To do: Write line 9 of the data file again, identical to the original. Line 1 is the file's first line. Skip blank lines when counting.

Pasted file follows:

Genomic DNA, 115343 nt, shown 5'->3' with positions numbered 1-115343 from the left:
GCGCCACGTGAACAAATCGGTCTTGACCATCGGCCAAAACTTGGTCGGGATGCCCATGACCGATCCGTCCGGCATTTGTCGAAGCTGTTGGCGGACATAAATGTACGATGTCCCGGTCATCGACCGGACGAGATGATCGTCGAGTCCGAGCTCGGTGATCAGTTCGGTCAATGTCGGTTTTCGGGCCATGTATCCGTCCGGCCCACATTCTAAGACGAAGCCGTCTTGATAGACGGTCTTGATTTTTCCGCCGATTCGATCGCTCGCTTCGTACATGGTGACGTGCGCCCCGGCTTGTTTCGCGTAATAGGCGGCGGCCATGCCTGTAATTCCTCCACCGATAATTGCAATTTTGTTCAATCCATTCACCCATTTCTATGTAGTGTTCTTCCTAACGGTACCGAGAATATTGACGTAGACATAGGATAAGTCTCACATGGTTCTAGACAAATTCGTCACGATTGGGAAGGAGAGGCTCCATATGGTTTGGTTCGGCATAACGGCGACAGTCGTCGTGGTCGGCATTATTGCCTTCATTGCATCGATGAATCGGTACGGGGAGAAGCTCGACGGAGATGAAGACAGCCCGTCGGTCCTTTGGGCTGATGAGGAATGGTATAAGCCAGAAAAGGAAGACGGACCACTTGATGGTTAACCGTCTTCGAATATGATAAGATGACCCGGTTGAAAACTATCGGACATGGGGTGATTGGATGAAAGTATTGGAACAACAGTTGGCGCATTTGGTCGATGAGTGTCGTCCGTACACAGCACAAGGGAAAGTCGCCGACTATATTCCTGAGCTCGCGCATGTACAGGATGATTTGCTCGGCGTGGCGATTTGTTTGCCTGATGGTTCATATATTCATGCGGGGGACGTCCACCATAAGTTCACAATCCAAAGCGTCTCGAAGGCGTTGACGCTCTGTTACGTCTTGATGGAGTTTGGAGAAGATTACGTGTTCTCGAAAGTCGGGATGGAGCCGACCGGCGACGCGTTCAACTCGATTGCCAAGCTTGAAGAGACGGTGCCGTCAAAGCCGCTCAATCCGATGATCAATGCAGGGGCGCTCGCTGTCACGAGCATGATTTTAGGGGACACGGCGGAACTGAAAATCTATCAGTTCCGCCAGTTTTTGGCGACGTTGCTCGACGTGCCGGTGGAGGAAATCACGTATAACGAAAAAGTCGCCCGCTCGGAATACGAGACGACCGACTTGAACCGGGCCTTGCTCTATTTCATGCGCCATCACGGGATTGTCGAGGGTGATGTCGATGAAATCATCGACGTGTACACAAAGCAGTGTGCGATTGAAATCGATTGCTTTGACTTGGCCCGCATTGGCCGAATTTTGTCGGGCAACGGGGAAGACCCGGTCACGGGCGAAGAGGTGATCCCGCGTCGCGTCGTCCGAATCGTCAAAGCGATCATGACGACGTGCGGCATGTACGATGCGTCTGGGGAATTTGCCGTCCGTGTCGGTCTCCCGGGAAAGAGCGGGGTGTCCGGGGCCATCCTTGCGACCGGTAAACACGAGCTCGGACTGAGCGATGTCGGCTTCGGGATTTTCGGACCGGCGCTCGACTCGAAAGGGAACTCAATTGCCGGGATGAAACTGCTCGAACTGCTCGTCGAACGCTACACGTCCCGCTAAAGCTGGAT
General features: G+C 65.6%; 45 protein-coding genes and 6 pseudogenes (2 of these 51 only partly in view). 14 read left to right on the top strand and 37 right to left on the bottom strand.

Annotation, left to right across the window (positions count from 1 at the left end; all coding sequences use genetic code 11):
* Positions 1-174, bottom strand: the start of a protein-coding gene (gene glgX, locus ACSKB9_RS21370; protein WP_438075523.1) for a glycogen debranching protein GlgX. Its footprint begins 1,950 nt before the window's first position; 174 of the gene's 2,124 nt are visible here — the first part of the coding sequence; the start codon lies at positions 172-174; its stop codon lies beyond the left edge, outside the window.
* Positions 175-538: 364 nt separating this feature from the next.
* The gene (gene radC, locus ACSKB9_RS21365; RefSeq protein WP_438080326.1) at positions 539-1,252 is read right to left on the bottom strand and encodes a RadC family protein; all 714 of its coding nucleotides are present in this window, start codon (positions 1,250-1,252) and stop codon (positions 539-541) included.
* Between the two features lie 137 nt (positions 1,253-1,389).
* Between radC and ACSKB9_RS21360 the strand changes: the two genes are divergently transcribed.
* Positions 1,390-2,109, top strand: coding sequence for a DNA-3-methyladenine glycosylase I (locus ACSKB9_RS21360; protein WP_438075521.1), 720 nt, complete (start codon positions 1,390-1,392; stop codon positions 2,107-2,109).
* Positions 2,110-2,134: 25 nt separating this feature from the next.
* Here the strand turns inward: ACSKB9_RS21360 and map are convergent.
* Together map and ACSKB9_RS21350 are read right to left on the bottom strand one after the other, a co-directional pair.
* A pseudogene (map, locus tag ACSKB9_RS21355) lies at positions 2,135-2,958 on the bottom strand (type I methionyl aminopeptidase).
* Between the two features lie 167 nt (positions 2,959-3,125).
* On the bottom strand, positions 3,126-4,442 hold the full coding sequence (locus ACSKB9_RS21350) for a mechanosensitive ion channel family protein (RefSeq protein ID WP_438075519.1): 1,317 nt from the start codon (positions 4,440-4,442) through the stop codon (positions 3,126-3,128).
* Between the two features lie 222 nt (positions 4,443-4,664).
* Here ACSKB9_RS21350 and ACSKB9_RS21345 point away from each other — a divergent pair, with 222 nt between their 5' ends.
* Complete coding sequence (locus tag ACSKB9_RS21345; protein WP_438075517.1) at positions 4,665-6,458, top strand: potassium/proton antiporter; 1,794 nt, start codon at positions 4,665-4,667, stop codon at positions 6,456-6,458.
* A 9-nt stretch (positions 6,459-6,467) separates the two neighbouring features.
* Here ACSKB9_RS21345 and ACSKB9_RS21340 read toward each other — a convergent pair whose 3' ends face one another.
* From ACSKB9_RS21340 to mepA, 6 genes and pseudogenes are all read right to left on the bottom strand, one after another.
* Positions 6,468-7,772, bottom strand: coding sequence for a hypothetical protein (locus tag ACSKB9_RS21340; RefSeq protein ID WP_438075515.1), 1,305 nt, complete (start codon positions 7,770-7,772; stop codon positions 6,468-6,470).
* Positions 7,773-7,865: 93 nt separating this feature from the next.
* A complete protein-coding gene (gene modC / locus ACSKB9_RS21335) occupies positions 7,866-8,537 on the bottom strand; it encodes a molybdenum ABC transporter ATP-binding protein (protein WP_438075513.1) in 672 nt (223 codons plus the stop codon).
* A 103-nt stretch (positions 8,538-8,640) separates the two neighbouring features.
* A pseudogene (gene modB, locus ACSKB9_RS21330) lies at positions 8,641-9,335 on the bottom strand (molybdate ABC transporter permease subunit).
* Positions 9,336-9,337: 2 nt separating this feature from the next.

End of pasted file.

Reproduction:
* Between radC and ACSKB9_RS21360 the strand changes: the two genes are divergently transcribed.